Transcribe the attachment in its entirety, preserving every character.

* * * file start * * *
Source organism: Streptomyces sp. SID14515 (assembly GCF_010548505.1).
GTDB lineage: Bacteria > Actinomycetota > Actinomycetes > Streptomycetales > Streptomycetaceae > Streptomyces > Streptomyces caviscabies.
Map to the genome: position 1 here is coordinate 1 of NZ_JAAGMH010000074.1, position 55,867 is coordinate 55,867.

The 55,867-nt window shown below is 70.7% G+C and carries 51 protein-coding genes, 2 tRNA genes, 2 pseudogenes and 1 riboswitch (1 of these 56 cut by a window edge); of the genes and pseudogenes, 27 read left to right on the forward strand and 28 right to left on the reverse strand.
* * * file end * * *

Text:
Source organism: Streptomyces sp. SID14515 (assembly GCF_010548505.1).
GTDB lineage: Bacteria > Actinomycetota > Actinomycetes > Streptomycetales > Streptomycetaceae > Streptomyces > Streptomyces caviscabies.
Map to the genome: position 1 here is coordinate 1 of NZ_JAAGMH010000074.1, position 55,867 is coordinate 55,867.

The 55,867-nt window shown below is 70.7% G+C and carries 51 protein-coding genes, 2 tRNA genes, 2 pseudogenes and 1 riboswitch (1 of these 56 cut by a window edge); of the genes and pseudogenes, 27 read left to right on the forward strand and 28 right to left on the reverse strand.